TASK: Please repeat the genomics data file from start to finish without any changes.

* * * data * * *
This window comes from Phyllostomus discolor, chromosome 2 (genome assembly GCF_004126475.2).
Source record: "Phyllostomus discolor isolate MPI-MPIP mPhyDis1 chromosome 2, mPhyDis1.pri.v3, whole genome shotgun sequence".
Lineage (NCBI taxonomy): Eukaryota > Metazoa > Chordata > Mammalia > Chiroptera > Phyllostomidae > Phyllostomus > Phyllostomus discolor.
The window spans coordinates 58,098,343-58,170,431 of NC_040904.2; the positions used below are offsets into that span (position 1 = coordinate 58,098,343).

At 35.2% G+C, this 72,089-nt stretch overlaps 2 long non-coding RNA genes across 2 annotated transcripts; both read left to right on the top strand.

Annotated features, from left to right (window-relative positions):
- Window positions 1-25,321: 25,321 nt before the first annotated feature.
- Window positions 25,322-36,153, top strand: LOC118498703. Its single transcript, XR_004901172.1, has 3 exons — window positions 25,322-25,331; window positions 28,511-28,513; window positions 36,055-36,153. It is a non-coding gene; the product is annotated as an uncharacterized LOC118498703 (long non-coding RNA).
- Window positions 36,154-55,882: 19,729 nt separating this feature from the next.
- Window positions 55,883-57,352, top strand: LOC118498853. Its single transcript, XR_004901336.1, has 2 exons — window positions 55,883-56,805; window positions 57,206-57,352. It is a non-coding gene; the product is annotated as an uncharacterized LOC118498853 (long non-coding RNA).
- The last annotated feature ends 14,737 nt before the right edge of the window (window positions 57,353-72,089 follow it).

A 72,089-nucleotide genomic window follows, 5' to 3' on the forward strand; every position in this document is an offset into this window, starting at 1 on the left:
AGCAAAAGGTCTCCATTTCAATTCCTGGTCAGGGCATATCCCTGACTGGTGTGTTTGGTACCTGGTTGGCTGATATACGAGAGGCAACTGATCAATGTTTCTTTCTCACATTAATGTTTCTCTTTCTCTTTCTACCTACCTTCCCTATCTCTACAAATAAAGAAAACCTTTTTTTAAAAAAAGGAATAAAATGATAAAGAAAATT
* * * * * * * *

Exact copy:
This window comes from Phyllostomus discolor, chromosome 2 (genome assembly GCF_004126475.2).
Source record: "Phyllostomus discolor isolate MPI-MPIP mPhyDis1 chromosome 2, mPhyDis1.pri.v3, whole genome shotgun sequence".
Lineage (NCBI taxonomy): Eukaryota > Metazoa > Chordata > Mammalia > Chiroptera > Phyllostomidae > Phyllostomus > Phyllostomus discolor.
The window spans coordinates 58,098,343-58,170,431 of NC_040904.2; the positions used below are offsets into that span (position 1 = coordinate 58,098,343).

At 35.2% G+C, this 72,089-nt stretch overlaps 2 long non-coding RNA genes across 2 annotated transcripts; both read left to right on the top strand.

Annotated features, from left to right (window-relative positions):
- Window positions 1-25,321: 25,321 nt before the first annotated feature.
- Window positions 25,322-36,153, top strand: LOC118498703. Its single transcript, XR_004901172.1, has 3 exons — window positions 25,322-25,331; window positions 28,511-28,513; window positions 36,055-36,153. It is a non-coding gene; the product is annotated as an uncharacterized LOC118498703 (long non-coding RNA).
- Window positions 36,154-55,882: 19,729 nt separating this feature from the next.
- Window positions 55,883-57,352, top strand: LOC118498853. Its single transcript, XR_004901336.1, has 2 exons — window positions 55,883-56,805; window positions 57,206-57,352. It is a non-coding gene; the product is annotated as an uncharacterized LOC118498853 (long non-coding RNA).
- The last annotated feature ends 14,737 nt before the right edge of the window (window positions 57,353-72,089 follow it).

A 72,089-nucleotide genomic window follows, 5' to 3' on the forward strand; every position in this document is an offset into this window, starting at 1 on the left:
AGCAAAAGGTCTCCATTTCAATTCCTGGTCAGGGCATATCCCTGACTGGTGTGTTTGGTACCTGGTTGGCTGATATACGAGAGGCAACTGATCAATGTTTCTTTCTCACATTAATGTTTCTCTTTCTCTTTCTACCTACCTTCCCTATCTCTACAAATAAAGAAAACCTTTTTTTAAAAAAAGGAATAAAATGATAAAGAAAATT